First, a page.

Discussion in 'General Distance Learning Discussions' started by NMTTD, May 27, 2013.
Shoot, sorry, forgot to spell it out. Carnegie Mellon
At least I figured out that it was not California Miramar University.
He wants to work for the k12 program teaching either kindergarten or 1st grade (my daughter is in kindergarten online through them) so I know it's out there. Second, he isn't looking to do a degree in game design anymore. He wants the degree in education and he wants his electives in game design so he can learn what he needs so he can work on building and designing games on the side while working as an online teacher full time. Yes, my husband is disabled and would love to work from home. The k12 program actually allows the teachers to work from home as long as they have a quiet, designated space for their class connects, meetings, conferences, etc...
Is he going to be able and ready to do a supervised student teaching term of about 12 to 20 weeks full-time? Could he do this, with a supervising certified teacher, in a bricks-and-mortar traditional classroom?
Or is the idea that he would student-teach from home?
It seems possible that a student could work something out between K12 Inc. or another online grade-school provider, and the faculty in their degree program in education, to perform a student teaching term online from home. Possible, but not certain. I think every pre-certification degree program in elementary education is likely to expect students to show proficiencies in skills working with children that assume the teacher is in a classroom with children – in behavior management with children right there, reading, writing, making art, and playing games with children right there, etc.
Disability per se would not be an impediment to meeting standards for a student teaching term, but not leaving home really could be.
I'm not saying not to pursue this. But if his goal is a precertification degree in elementary education with a student teaching term performed from home rather than in a B&M classroom, you should understand that he might be the first person ever to try this. It may a project to find both a grade school, and a degree program in education, that would work with him and each other to make this happen.
If this is the plan, he should (a) write to K12 or other online grade schools to line up one or more sites that would take him on as student teacher online, and (b) write to schools of education with otherwise promising degree programs, specifically to see whether they would agree to a student teaching term performed online from home rather than in a bricks-and-mortar classroom.
I don't mean to give you guys a hard time! I just think that if you expect to do this all from home, you should check that assumption very specifically in light of the student teaching requirements that come with any precertification bachelor's degree in K-12 education.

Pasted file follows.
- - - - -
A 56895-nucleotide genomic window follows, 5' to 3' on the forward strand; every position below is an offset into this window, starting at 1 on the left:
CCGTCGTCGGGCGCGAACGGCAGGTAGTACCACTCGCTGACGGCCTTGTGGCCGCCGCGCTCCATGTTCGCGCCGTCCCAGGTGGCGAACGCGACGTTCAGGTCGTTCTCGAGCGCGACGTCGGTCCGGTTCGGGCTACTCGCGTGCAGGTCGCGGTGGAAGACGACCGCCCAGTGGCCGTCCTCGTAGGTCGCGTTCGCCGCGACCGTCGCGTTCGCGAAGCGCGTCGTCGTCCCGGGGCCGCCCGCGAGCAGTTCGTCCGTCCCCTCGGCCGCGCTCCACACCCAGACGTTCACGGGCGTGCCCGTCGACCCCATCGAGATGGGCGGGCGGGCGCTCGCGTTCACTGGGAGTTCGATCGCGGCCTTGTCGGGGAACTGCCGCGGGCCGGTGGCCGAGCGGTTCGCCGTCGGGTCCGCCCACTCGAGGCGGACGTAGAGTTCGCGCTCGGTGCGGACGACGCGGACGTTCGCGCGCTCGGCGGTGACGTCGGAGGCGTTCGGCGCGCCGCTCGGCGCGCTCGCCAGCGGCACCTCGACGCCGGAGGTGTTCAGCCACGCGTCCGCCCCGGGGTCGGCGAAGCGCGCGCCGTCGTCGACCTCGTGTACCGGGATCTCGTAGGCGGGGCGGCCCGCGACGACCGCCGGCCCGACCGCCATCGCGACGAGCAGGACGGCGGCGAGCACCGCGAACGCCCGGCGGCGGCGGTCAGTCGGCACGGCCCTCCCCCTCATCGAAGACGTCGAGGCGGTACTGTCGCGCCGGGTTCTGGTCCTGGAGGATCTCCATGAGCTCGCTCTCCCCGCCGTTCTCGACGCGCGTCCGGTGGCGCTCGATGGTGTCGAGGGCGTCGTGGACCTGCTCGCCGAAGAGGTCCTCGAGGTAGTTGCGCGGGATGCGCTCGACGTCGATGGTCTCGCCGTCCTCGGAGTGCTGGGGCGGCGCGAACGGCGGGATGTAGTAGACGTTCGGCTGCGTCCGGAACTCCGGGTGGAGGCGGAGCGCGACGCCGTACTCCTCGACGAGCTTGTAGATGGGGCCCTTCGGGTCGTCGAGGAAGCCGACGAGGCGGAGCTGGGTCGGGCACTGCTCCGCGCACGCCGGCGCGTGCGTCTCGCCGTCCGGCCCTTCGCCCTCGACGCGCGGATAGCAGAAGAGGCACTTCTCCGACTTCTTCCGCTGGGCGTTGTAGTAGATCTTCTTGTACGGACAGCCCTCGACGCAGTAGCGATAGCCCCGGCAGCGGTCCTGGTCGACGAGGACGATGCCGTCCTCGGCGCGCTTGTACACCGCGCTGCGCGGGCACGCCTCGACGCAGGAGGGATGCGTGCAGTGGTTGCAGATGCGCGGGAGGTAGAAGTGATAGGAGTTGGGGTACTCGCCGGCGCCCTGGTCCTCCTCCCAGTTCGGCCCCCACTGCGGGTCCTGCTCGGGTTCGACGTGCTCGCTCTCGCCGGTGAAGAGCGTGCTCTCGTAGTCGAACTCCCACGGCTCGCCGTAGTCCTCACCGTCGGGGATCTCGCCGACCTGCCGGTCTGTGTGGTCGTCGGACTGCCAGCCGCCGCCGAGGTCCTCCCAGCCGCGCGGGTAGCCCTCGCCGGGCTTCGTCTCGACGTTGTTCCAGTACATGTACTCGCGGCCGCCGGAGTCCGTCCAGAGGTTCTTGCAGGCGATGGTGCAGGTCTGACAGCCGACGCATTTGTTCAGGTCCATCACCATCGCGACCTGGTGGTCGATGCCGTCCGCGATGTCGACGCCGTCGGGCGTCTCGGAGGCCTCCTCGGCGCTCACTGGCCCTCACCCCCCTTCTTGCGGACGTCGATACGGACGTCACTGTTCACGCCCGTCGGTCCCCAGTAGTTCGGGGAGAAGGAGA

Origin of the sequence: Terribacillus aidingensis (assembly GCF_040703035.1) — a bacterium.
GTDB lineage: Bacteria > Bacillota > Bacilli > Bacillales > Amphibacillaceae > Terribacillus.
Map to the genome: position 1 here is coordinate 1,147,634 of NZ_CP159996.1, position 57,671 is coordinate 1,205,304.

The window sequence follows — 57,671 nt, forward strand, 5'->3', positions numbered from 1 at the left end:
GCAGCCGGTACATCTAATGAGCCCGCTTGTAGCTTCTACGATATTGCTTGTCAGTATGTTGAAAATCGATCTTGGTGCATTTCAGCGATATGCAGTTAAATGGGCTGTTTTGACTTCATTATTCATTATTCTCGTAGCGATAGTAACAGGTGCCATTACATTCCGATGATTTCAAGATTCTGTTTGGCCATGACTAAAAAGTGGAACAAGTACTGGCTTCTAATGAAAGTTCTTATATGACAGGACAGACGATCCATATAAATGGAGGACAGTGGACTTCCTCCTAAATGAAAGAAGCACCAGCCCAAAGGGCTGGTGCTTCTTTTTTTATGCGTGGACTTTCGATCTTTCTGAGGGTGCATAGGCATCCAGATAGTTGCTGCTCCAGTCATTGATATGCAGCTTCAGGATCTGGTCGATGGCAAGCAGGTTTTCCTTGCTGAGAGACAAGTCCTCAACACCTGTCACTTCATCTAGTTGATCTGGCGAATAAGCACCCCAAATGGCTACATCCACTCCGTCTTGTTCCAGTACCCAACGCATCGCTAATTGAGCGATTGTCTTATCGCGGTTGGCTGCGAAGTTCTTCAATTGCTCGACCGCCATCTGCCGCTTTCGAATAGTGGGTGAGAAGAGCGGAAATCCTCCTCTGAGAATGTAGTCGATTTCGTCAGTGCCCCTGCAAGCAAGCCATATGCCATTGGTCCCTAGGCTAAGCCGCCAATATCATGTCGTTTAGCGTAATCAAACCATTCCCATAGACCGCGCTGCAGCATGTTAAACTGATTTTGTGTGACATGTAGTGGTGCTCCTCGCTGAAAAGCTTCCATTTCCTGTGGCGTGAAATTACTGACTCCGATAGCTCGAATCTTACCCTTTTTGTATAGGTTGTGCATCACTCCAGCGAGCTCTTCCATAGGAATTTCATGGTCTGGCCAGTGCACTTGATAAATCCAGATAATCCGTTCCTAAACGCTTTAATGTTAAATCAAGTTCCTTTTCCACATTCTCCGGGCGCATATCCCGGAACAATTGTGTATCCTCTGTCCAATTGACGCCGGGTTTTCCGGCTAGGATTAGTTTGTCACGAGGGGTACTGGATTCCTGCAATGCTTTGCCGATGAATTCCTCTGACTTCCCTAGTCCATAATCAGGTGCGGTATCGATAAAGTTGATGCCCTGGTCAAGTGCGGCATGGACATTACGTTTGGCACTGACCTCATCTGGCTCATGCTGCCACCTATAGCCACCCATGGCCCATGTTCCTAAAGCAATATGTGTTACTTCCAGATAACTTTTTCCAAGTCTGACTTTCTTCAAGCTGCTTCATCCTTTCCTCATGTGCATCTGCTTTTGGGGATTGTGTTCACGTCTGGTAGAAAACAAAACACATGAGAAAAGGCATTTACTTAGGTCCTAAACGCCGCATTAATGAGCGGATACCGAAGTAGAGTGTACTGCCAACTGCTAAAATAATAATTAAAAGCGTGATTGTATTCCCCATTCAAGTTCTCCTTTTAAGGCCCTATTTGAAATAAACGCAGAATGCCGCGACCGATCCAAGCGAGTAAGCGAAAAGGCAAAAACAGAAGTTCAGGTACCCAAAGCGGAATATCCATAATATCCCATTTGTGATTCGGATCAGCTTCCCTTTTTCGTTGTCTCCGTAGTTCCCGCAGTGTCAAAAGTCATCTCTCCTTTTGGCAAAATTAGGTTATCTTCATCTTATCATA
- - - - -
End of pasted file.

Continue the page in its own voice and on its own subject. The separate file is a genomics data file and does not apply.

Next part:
Now, there are also alternative teacher certification programs [Wikipedia] that may award provisional, temporary, teaching licenses, permits, etc. which may have reduced or deferred student teaching requirements. For instance, iTeachUS has an alternate route to certification in Texas – hat tip to sanantone, our expert on this – that uses a "one-year (two semester) paid internship during which time you are employed full time as a teacher in the field of your content area." Compared to traditional student teaching, this has the disadvantage of being much longer in calendar time, but the advantage of being paid! More generally, perhaps K12 Inc. or another online elementary school might work with an alternate certification program. As well as looking at bachelor's in education, this would be another avenue to explore.
I went looking for information about whether K12 Inc. takes on student teachers. I found some general reports about K12 Inc. instead.
Internal Recording Reveals K12 Inc. Struggled to Comply With Florida Law (Trevor Aaronson and John O'Connor, StateImpact Florida, a reporting project of NPR member stations, May 13, 2013)
K12 Inc. Reaches Tentative Settlement in Investor Lawsuit (Sean Cavanagh, Education Week Marketplace K-12 blog, March 5, 2013)
Profits and Questions at Online Charter Schools (Stephanie Saul, front page story in The New York Times, December 12, 2011)
NMTTD: How's the search going if it is?
I didn't mean to talk down the idea entirely! I hope y'all didn't take this from my posts. I just didn't want any misunderstanding. Colleges advertise online/distance degrees in K-12 education, but this might bury the lede that for an accredited U.S. bachelor's degree in K-12 education, a supervised student teaching requirement will be part of the degree.
It isn't clear to me that student teaching placements (a) completed entirely by distance and (b) approved to meet these requirements are available readily, or even at all. But this doesn't mean it's impossible that a fully online student teaching placement might be worked out between a student, their college department of education (or an alternate-route-to-certification program), and an online K-12 school.
Separate names with a comma.